I watched Panorama yesterday which was about whether banks had learnt their lessons from the various misselling scandals of recent years (e.g. Payment Protection Insurance).
They used undercover filming to show how financial advisers in various banks don't seem to be following the correct procedures or guidelines when it comes to advising people about how to invest their money. One of the biggest bones of contention was regarding people's attitude to risk. They had numerous examples of people who they interviewed who strongly felt they had been misled or even in some cases hoodwinked into investing in products that were much more risky than they had thought.
The undercover filming appeared to show the potential for this to happen. However I felt that the biggest problem the programme highlighted was in how the naming conventions used for products can be utterly misleading.
They followed an undercover reporter who had made it clear to the adviser that they wanted to make sure their investment was low risk. As the adviser took them through the process they kept referring back to how they understood the level of risk the person wanted was low. This happened a few times in the clips they showed. Then at the end of the process the adviser proudly announced that the best product for the customer was something called a "balanced fund". The customer agreed this sounded right.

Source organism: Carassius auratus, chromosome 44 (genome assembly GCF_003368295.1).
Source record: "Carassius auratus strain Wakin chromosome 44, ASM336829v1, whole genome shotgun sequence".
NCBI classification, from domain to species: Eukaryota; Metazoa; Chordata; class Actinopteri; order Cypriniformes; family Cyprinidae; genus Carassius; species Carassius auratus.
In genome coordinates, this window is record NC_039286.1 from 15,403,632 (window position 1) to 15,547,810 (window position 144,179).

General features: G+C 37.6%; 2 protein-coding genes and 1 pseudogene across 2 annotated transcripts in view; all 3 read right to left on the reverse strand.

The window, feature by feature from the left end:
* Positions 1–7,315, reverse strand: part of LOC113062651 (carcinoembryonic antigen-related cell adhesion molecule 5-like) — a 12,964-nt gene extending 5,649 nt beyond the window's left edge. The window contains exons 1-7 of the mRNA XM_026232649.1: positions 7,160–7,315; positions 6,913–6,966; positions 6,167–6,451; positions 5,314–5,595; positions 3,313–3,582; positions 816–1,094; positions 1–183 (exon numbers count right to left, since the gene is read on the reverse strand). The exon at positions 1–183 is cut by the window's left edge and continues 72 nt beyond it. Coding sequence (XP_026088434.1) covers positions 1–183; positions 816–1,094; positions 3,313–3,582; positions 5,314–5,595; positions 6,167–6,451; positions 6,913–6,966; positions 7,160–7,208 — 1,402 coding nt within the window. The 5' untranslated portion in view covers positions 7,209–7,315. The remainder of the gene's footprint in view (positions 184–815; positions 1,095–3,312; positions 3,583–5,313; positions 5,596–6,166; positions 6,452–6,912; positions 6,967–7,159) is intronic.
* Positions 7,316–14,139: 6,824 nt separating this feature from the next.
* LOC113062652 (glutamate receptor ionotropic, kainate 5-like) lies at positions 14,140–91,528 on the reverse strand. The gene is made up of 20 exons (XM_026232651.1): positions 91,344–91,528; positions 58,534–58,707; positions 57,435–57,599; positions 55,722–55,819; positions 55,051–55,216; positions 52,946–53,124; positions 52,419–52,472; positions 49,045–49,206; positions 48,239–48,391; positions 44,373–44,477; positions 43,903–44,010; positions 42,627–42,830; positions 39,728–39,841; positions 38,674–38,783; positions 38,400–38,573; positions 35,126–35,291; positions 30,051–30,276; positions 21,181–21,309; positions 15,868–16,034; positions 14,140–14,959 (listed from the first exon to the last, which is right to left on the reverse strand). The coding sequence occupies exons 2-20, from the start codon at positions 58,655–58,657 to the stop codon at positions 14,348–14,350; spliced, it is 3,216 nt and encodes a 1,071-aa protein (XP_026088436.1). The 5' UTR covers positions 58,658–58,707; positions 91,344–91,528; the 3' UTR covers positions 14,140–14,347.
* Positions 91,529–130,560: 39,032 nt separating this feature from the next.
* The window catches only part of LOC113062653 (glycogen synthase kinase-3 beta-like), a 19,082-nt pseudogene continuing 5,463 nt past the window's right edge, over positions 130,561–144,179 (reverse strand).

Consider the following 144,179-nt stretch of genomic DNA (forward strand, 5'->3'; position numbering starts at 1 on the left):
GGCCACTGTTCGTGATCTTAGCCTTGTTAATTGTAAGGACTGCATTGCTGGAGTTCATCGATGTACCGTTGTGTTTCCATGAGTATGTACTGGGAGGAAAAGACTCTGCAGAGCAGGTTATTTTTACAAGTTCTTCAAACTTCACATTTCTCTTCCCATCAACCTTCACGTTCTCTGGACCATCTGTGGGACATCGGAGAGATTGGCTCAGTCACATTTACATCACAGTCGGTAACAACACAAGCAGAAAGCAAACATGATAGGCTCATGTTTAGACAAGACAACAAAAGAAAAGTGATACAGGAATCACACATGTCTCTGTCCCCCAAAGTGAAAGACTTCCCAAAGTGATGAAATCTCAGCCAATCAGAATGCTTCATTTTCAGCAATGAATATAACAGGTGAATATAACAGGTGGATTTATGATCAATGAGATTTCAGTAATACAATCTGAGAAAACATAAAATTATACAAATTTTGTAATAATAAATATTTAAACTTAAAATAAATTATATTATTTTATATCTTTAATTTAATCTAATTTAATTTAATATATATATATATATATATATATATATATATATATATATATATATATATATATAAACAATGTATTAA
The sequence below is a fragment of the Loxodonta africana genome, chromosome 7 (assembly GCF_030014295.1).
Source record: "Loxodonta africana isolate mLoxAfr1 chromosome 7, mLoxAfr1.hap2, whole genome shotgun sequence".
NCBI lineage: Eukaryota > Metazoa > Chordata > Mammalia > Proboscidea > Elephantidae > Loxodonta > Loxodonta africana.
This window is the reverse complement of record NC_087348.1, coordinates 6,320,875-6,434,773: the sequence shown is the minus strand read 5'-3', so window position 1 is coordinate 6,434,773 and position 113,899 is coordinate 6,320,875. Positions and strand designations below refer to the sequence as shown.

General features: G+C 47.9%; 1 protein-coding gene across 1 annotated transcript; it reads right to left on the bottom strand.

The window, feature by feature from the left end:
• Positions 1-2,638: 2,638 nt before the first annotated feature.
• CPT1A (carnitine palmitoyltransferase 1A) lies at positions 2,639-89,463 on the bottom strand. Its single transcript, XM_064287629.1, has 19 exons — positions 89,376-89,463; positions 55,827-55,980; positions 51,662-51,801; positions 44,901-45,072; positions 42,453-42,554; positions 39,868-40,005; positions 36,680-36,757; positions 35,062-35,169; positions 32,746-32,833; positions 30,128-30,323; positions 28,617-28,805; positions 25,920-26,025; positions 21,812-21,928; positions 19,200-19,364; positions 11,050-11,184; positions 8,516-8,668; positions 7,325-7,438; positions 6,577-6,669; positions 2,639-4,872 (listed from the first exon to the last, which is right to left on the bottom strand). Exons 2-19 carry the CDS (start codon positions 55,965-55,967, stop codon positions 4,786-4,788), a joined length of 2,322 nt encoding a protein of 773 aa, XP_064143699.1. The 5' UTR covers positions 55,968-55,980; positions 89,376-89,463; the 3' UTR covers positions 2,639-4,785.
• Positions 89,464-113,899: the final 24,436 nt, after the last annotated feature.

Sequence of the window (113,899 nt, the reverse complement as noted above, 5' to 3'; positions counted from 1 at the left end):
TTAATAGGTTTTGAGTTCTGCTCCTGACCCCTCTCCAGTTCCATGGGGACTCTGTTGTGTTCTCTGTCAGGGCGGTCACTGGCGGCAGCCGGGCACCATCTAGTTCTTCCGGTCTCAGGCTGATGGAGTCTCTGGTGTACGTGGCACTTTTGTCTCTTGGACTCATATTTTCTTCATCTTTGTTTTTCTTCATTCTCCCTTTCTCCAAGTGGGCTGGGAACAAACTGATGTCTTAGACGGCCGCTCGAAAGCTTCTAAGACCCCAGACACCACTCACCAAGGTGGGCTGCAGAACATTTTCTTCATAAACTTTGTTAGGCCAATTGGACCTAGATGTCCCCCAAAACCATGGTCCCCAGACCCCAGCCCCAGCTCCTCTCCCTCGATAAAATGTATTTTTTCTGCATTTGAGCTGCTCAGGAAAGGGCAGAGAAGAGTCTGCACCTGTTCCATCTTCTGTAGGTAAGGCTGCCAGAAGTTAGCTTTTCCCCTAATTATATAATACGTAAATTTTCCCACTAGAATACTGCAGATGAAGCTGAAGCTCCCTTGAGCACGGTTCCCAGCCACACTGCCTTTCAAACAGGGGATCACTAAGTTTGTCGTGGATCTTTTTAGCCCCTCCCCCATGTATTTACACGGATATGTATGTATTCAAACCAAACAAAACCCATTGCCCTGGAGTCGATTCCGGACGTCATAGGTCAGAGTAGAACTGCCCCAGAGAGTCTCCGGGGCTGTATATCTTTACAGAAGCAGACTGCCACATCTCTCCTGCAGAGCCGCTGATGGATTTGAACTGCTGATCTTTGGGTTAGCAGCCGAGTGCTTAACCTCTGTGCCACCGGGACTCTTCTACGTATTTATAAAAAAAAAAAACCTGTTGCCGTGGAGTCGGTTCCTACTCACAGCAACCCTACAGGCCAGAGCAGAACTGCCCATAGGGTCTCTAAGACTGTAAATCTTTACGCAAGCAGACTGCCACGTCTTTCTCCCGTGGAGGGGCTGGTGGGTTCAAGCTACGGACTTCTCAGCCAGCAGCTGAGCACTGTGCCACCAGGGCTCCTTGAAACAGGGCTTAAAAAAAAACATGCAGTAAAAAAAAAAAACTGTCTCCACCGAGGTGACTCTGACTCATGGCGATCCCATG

Cut back to the experts watching the footage all of whom straight away made it clear that the "balanced fund" referred to was not appropriate for the customer and was too risky given what else had been said. Fair enough. They know best and I would fully accept their arguments.
But had this been a real life situation I would not be at all surprised if a real life customer would have accepted that too. Of course all customers should read the small print and be sure they are clear what they are getting into but a product described as "balanced" would seem to me on the surface to suggest a good balance between risk and safety. Of course the reaction of the experts demonstrates this is not the case at all.
So call me crazy, but maybe these sales-people keen to flog their risky products would have a much harder time of it if the products were named more accurately. For example I have read elsewhere that "balanced funds" can have as much as 80% in shares. Well maybe the percentage of equities should be in the title of the fund? That way it would be clear what they were selling and anyone who actually would be a lot more comfortable with say 50% or 30% shares would see straight away that the fund was not right for them.
Interestingly though, this was not picked up by the programme. Perhaps they needed a lay-person among the experts to point out that the definition of the word balanced that they all seemed to intuitively understand actually meant "pretty risky" doesn't mean that in plain English!
You can still watch the programme for a few days via this link.